Bio-Energy and Bio-Aromatics

It is now well recognized that burning fossil fuels and deforestation are major contributors to climate change, and that plant biomass can serve as a renewable and potentially carbon-neutral raw material for the production of bioenergy and a variety of other biobased products. The major long-term goal of the Bioenergy and Bio-aromatics group is to engineer plant cell wall composition for a more cost-effective conversion of plant biomass into fermentable sugars or aromatic building blocks, without adversely affecting plant yield. As lignin needs to be depolymerized for both purposes, we focus on understanding the biosynthesis, polymerization and structure of lignin, and how lignin biosynthesis integrates into plant metabolism and development. In addition to lignin and cell wall polysaccharides, plant biomass also contains thousands of molecules of which the structures, and hence the properties, have remained unknown for the simple reason that is difficult to purify them for structural elucidation by NMR. The group has a major activity in characterizing these metabolites. Arabidopsis, maize and poplar are used as a model species for gene and metabolite discovery. Field trials are made to investigate the new traits in a relevant environment.


Identifying new genes in aromatic metabolism

When improving plant cell walls, it all comes down to identifying the genes that are involved in the biosynthesis of the major cell wall polymers, and altering their expression levels in target crops such as poplar and maize. From co-expression data sets, we have identified a set of candidate genes that likely play an important role in phenolic biosynthesis. We have already demonstrated the role of some of these in lignin biosynthesis (Vanholme et al., 2012; 2013; Sundin et al., 2014). Our expertise in comparative metabolite profiling and mass spectrometry is a great asset to help elucidating their function. The potential for applications of these genes is investigated by analysing the biomass composition and saccharification potential of the corresponding mutants, and by translating this research to maize and poplar. Double mutants are made to test for additive or synergistic effects (de Vries et al., 2018).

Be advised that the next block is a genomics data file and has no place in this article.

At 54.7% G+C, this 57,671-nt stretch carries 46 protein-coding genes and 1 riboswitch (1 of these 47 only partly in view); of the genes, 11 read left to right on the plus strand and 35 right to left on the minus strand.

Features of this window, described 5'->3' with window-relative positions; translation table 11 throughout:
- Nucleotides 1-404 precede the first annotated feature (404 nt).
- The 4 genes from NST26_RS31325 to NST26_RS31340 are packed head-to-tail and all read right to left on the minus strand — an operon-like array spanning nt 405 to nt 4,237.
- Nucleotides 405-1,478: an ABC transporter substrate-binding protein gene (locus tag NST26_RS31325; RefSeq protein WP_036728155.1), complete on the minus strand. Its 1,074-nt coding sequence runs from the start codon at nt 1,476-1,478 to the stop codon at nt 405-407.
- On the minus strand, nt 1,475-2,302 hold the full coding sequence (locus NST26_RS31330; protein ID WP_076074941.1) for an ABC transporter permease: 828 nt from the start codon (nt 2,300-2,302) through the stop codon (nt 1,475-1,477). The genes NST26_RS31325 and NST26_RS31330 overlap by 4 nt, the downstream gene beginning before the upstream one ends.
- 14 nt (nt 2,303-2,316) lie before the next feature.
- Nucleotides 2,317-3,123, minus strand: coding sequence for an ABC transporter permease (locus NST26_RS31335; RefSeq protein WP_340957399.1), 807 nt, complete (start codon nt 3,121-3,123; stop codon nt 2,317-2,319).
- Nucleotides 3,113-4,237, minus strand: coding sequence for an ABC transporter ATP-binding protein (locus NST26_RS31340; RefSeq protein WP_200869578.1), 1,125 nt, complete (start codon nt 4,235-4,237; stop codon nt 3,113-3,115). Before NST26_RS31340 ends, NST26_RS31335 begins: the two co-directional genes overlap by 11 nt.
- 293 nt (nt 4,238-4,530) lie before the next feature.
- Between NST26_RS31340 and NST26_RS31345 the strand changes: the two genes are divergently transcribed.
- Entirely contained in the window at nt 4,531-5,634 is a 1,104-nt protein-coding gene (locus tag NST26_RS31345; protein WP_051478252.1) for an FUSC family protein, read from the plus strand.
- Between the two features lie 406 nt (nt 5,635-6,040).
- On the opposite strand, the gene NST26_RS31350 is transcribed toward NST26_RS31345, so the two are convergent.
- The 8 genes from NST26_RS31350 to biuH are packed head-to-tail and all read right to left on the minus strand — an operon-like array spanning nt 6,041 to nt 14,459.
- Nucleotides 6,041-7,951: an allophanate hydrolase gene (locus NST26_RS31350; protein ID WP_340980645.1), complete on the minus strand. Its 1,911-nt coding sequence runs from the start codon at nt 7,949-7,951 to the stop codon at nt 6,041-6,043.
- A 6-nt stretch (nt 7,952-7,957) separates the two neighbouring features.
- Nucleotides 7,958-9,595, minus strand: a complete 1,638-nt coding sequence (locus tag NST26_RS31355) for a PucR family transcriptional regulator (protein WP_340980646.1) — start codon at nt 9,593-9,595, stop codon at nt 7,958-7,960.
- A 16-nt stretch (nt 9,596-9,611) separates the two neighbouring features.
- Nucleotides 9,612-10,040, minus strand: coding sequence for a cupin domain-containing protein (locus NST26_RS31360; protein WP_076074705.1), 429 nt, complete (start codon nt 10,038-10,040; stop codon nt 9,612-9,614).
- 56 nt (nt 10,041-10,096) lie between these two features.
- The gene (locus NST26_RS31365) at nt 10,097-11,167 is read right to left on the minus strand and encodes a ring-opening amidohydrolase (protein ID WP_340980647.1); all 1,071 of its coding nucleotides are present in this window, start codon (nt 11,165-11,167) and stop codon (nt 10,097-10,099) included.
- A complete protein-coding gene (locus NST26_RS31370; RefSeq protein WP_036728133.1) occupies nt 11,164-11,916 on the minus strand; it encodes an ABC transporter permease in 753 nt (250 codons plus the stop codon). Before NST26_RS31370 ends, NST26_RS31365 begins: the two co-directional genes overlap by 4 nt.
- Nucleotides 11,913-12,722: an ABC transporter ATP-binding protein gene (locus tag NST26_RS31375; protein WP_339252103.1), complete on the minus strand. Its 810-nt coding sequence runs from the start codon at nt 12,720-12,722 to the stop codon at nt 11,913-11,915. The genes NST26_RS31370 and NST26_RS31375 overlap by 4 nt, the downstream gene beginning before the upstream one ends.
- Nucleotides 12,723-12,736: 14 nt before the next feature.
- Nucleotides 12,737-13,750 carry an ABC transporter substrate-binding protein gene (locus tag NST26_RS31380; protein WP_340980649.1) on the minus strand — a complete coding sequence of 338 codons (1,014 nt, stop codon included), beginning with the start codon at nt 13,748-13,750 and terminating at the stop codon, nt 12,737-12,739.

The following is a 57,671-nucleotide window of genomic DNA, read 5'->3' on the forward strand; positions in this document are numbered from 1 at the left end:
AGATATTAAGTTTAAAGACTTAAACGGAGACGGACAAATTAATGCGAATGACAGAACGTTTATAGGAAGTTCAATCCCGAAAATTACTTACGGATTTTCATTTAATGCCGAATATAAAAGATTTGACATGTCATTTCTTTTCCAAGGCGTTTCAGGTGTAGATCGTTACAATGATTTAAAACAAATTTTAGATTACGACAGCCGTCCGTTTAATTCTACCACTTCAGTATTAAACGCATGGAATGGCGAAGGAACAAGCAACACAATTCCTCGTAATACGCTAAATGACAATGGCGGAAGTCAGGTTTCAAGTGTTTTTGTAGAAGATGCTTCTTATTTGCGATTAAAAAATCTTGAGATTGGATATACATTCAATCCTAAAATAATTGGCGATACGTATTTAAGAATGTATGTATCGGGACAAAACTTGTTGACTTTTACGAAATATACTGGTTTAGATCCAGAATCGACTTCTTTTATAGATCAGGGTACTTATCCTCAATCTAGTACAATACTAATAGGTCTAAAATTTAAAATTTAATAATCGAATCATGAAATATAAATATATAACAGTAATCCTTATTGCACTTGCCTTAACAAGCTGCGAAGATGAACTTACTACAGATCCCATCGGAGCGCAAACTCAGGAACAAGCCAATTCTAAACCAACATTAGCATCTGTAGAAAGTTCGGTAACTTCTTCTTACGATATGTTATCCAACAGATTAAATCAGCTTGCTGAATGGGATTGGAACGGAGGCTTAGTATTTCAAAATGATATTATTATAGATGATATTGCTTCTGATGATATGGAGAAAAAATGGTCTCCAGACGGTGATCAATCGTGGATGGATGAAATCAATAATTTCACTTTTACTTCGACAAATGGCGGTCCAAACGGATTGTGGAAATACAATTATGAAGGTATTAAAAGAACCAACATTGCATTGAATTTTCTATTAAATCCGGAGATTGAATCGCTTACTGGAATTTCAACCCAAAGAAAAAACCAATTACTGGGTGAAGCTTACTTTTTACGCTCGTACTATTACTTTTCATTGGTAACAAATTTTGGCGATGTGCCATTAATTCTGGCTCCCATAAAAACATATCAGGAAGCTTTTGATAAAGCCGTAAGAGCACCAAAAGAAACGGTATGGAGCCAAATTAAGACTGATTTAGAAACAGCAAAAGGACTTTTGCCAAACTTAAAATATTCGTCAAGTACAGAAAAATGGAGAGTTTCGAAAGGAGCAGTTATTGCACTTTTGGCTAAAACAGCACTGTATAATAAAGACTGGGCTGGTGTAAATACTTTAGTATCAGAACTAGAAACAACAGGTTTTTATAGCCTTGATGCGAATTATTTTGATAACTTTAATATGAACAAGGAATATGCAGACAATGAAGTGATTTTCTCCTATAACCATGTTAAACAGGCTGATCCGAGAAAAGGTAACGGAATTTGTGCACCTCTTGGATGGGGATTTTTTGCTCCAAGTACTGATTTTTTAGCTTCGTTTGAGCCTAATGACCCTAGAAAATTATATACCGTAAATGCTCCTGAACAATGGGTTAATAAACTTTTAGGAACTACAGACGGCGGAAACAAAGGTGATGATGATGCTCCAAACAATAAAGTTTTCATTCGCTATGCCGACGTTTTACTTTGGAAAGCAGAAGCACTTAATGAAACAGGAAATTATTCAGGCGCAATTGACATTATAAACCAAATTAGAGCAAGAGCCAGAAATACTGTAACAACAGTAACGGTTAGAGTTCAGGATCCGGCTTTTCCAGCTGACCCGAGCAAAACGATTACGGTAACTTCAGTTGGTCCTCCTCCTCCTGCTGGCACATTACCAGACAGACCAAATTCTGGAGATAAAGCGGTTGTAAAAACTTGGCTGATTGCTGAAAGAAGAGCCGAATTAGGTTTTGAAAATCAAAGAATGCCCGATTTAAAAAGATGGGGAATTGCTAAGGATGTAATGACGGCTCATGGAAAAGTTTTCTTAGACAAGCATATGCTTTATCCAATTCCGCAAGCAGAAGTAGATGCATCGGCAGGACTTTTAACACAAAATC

The molecular basis of the yield penalty: vascular collapse?

Engineering plants for reduced lignin amount or altered structure is often associated with a yield penalty. Several hypotheses exist that explain the molecular basis of the yield penalty. First, it has been shown that lignin modification results in a collapse of vessels (irx phenotype) (Yang et al., 2013). We have shown that the lignin reduction in ccr and cse mutants results in dwarfism, and that restoring lignin in the xylem vessels restores growth (Vargas et al., 2016; De Meester et al., 2018). We are examining whether a similar strategy can be used to overcome the yield penalty in poplar.

The figure at the left shows that the biomass penalty of low-lignin mutants can be overcome by restoring lignin biosynthesis in the vasculature. Wild-type Arabidopsis (left), the low lignin ccr1 mutant (middle), and the vessel-complemented ccr1 mutant (right).

Bioactive phenylpropanoids

A second plausible cause of the yield penalty is that soluble phenolics with bio-activity may differentially accumulate in the lignin-modified plants compared to the wild type. For example, trans-cinnamic acid, the substrate of C4H at the entry point of phenylpropanoid biosynthesis, is isomerized to cis-cinnamic acid, which we have shown to act as an auxin-transport inhibitor (Steenackers et al., 2017).

The monolignol biosynthesis precursor trans-cinnamic acid is converted to cis-cinnamic acid by UV light. Addition of cis-cinnamic acid to the growth medium promotes lateral root formation in Arabidopsis.

Altering the structure of lignin by engineering monolignol substitutes

In addition to engineering lignin structure by genes of the host plant itself (modification of H/G/S/benzodioxanes/aldehydes/ferulates), it might as well be possible to engineer easily degradable lignin polymers by using genes from other taxa in a synthetic biology approach, as discussed in Vanholme et al. (2012) and exemplified by Wilkerson et al. (2013). In this approach, the host plant is transformed with (a) heterologous gene(s) that encode(s) (a) biosynthetic enzyme(s) that is(are) able to make a monolignol substitute. When transported to the cell wall and incorporated into the lignin polymer, this molecule generates a bond that is more susceptible to the biomass pretreatment that is used to degrade the lignin polymer.

Systematic identification of secondary metabolite structures in Arabidopsis stem and biomass crops